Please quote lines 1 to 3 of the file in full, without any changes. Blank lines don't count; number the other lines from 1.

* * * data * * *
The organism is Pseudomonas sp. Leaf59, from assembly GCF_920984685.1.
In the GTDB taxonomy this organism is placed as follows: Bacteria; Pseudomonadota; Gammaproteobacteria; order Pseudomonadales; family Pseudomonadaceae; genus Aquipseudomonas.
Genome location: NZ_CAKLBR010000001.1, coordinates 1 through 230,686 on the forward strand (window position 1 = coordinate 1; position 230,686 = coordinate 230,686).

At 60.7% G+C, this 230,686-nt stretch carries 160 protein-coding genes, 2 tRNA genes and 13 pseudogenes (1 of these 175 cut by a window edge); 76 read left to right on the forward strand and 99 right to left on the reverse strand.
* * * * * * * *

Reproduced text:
The organism is Pseudomonas sp. Leaf59, from assembly GCF_920984685.1.
In the GTDB taxonomy this organism is placed as follows: Bacteria; Pseudomonadota; Gammaproteobacteria; order Pseudomonadales; family Pseudomonadaceae; genus Aquipseudomonas.
Genome location: NZ_CAKLBR010000001.1, coordinates 1 through 230,686 on the forward strand (window position 1 = coordinate 1; position 230,686 = coordinate 230,686).